Accountant Jonathan Wilson of Barnett & Turner explains why the new flat rate regime may have effectively spelt the end of the flat-rate scheme for many small businesses. For a number of years now, many businesses with a turnover of less than £150k have opted to make use of the flat-rate VAT scheme. Rather than balance the VAT they charge with the VAT they incur through purchases, they are given a percentage figure to apply to the gross sales over a three-month period. This rate will depend on the industry they are in and can vary quite considerably. In compensation for the beneficial repayment rate, they are not allowed to claim back VAT they have been charged, the only exception being capital items above £2,000.
In December 2016, the government entered into consultation on the flat-rate scheme which makes it much less attractive to many small businesses. Originally, it was effectively possible for small companies to gain from the charging of VAT, by retaining a proportion of the money collected as taxable profit. HMRC seems determined to close off what is now seen as a loophole, but which may have been presented originally as a benefit to encourage registration and growth rather than supressing sales to stay below the VAT threshold.
From 1st April 2017, a large proportion of businesses on the flat-rate scheme have had to apply the figure of 16.5% to their gross sales. So with £100,000 in sales and £20,000 in VAT on top, charged out to customers, the payback rate becomes £19,800. As a result, many small business owners currently on the flat-rate scheme may have chosen to opt out and record VAT in the traditional way.
There is, however, one way in which you can stay on the flat-rate scheme and retain its more favourable terms. That is if you can prove you are not a ‘limited cost trader’.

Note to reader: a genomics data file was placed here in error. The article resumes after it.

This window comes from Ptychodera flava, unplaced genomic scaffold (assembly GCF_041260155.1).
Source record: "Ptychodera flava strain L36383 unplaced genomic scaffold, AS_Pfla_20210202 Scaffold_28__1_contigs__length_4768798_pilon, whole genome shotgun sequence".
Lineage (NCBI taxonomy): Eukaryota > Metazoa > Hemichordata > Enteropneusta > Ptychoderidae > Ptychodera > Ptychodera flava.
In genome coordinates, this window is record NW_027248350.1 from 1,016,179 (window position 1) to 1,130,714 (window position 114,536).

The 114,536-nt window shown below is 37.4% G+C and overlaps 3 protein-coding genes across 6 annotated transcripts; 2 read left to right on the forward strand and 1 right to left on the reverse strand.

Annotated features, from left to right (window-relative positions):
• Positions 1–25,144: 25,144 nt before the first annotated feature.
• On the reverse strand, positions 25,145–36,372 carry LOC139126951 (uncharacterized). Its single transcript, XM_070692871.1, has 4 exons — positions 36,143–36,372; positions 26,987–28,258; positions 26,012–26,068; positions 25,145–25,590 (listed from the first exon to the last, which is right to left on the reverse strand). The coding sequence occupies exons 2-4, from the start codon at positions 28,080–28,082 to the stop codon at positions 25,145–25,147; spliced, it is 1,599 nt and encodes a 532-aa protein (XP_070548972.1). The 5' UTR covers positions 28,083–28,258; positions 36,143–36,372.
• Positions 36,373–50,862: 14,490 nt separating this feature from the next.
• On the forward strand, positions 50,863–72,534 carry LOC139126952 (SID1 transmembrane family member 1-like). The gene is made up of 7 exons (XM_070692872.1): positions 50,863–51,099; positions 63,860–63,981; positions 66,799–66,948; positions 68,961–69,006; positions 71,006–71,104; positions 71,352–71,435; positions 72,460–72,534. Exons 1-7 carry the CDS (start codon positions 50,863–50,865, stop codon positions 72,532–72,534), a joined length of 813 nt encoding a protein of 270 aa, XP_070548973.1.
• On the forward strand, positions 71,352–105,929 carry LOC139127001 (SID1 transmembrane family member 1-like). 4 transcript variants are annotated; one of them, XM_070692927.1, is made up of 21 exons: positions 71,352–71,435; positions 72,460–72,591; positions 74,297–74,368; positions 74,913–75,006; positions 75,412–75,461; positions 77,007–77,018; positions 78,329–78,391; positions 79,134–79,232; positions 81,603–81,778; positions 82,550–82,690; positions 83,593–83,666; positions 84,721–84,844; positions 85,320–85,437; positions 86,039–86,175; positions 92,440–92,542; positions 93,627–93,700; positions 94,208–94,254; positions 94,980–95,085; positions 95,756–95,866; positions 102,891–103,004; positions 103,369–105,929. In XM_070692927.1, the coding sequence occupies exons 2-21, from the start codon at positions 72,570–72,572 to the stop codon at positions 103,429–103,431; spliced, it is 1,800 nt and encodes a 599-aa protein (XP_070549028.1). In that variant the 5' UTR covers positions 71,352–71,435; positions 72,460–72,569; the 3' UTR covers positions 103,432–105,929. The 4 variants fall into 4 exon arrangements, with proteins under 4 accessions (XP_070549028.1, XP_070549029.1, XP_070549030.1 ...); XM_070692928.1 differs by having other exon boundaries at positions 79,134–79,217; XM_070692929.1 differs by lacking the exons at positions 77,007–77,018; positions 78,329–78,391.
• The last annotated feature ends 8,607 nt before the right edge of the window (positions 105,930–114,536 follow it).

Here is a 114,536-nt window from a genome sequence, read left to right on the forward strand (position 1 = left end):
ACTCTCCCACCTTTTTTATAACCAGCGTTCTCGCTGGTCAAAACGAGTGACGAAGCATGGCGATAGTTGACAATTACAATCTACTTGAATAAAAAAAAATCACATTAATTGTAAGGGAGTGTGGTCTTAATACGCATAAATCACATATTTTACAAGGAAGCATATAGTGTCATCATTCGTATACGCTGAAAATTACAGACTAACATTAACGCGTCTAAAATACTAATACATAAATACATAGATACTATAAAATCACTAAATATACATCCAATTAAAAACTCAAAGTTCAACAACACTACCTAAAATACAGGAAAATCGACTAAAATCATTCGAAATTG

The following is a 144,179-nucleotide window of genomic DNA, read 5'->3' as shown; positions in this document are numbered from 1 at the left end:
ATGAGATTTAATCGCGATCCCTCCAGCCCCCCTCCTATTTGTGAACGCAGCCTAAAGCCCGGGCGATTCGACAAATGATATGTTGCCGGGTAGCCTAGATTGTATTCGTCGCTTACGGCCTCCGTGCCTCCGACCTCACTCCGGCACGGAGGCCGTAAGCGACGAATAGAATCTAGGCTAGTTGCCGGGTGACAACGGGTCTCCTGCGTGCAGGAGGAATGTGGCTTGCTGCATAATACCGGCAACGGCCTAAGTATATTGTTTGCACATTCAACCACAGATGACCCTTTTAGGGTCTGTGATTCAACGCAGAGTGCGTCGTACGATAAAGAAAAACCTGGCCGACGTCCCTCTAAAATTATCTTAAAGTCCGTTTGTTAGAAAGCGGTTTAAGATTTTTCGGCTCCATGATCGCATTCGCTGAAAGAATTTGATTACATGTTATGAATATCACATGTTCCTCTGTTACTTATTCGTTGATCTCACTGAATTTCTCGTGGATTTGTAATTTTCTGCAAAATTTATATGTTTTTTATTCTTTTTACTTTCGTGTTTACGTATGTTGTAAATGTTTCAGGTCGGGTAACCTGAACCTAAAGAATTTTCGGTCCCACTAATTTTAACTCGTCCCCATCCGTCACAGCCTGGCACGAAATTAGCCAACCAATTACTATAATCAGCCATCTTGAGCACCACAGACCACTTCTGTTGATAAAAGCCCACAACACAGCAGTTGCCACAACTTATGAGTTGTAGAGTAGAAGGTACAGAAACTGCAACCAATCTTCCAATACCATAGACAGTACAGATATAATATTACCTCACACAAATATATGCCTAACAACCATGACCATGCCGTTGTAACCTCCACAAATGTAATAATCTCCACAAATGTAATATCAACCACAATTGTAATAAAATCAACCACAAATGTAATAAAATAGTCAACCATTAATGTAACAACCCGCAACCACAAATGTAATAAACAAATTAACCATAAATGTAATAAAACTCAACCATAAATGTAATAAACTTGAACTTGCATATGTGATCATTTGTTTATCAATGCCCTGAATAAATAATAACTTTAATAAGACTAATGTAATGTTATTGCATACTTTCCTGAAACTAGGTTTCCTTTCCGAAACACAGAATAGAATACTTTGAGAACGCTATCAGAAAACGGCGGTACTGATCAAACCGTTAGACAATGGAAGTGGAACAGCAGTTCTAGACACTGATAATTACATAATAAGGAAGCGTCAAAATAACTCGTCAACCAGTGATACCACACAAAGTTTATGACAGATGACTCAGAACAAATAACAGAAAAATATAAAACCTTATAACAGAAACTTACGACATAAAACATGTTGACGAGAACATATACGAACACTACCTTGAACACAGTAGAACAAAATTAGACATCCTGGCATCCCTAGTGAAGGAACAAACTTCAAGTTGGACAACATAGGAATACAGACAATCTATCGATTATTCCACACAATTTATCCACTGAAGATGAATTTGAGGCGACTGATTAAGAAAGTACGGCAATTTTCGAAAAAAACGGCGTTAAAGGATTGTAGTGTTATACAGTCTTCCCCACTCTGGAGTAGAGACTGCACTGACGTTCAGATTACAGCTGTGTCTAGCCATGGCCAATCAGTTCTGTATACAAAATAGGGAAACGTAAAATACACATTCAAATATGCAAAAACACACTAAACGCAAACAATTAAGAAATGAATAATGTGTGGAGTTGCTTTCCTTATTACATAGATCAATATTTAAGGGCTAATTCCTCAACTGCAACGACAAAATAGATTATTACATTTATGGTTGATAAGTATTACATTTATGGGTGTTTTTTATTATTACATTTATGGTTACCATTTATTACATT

The definition of the limited cost status is that your expenditure on goods is less than 2% of your VAT-inclusive turnover. In some circumstances, it may be more than 2% but less than £1,000 per annum.
The issue giving accountants sleepless nights is over the precise definition of goods. We know that it excludes capital expenditure, food and drink and any type of vehicle maintenance or fuel (unless you’re running a taxi service). Where things become more complex would be, for instance, over the purchase of something like a software subscription. It seems that if the software is bespoke to your business, it will probably count as a service not goods.
It’s these kinds of assessments that small businesses will need to make and it’s important to take professional advice, as the situation is still fluid and everyone is racing to interpret what exactly the new regime will mean. HMRC will be writing to all affected companies in due course, but as April has come and gone, it may be worth having another conversation with your accountant if you haven’t already.
If you would like to discuss anything related to this article please do not hesitate to call Barnett & Turner on 01623 659659 or email Jonathan at email@example.com